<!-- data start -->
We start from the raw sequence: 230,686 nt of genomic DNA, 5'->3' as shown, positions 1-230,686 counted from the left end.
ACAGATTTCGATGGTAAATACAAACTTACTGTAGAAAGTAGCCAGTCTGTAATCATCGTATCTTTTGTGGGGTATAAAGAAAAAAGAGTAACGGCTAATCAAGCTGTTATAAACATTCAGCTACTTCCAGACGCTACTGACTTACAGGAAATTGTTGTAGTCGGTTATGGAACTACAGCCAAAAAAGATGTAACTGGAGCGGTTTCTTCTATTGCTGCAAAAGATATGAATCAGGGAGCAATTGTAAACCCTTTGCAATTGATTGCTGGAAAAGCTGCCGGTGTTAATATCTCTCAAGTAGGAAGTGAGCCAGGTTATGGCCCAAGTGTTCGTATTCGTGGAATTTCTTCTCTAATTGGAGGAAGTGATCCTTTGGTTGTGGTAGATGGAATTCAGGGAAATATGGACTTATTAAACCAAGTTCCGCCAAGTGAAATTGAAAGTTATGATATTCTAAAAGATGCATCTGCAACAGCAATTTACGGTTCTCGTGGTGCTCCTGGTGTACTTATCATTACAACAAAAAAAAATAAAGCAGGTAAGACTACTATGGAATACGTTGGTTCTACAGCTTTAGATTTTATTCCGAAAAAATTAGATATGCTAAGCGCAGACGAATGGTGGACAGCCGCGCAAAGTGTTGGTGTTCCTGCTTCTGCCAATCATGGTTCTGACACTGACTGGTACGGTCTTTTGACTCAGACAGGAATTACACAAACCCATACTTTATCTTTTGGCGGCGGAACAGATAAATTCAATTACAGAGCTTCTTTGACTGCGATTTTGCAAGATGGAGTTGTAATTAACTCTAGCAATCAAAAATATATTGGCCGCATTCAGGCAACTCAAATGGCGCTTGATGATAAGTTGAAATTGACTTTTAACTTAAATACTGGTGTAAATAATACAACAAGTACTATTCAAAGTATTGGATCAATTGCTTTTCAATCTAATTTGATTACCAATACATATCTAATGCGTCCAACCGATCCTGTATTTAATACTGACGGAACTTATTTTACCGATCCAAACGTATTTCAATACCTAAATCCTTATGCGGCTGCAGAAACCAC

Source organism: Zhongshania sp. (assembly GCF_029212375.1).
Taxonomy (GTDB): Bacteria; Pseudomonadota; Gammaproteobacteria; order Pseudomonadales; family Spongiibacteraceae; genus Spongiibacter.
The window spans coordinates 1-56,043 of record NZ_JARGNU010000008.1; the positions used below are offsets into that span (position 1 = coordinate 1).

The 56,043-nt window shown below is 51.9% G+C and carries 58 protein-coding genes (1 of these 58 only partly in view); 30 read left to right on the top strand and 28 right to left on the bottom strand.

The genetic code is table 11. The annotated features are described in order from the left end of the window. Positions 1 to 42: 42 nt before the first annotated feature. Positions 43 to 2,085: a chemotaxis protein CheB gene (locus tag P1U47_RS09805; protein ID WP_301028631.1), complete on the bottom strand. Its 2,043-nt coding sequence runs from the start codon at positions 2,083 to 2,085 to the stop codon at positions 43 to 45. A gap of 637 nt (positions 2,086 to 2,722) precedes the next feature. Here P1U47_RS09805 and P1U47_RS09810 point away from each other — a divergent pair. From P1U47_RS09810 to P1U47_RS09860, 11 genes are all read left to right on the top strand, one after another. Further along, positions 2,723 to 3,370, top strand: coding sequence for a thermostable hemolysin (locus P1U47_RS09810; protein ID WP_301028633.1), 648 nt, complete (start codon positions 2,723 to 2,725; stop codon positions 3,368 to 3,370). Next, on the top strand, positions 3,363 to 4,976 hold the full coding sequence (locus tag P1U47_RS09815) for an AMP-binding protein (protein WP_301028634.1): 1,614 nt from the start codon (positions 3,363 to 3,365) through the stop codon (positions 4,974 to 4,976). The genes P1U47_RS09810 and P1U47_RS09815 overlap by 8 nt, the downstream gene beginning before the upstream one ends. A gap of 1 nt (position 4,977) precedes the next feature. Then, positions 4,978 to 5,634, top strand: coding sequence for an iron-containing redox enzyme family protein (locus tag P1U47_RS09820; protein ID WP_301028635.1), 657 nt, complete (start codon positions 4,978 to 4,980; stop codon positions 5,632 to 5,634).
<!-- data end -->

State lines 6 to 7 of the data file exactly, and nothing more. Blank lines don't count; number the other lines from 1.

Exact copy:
The 56,043-nt window shown below is 51.9% G+C and carries 58 protein-coding genes (1 of these 58 only partly in view); 30 read left to right on the top strand and 28 right to left on the bottom strand.

The genetic code is table 11. The annotated features are described in order from the left end of the window. Positions 1 to 42: 42 nt before the first annotated feature. Positions 43 to 2,085: a chemotaxis protein CheB gene (locus tag P1U47_RS09805; protein ID WP_301028631.1), complete on the bottom strand. Its 2,043-nt coding sequence runs from the start codon at positions 2,083 to 2,085 to the stop codon at positions 43 to 45. A gap of 637 nt (positions 2,086 to 2,722) precedes the next feature. Here P1U47_RS09805 and P1U47_RS09810 point away from each other — a divergent pair. From P1U47_RS09810 to P1U47_RS09860, 11 genes are all read left to right on the top strand, one after another. Further along, positions 2,723 to 3,370, top strand: coding sequence for a thermostable hemolysin (locus P1U47_RS09810; protein ID WP_301028633.1), 648 nt, complete (start codon positions 2,723 to 2,725; stop codon positions 3,368 to 3,370). Next, on the top strand, positions 3,363 to 4,976 hold the full coding sequence (locus tag P1U47_RS09815) for an AMP-binding protein (protein WP_301028634.1): 1,614 nt from the start codon (positions 3,363 to 3,365) through the stop codon (positions 4,974 to 4,976). The genes P1U47_RS09810 and P1U47_RS09815 overlap by 8 nt, the downstream gene beginning before the upstream one ends. A gap of 1 nt (position 4,977) precedes the next feature. Then, positions 4,978 to 5,634, top strand: coding sequence for an iron-containing redox enzyme family protein (locus tag P1U47_RS09820; protein ID WP_301028635.1), 657 nt, complete (start codon positions 4,978 to 4,980; stop codon positions 5,632 to 5,634).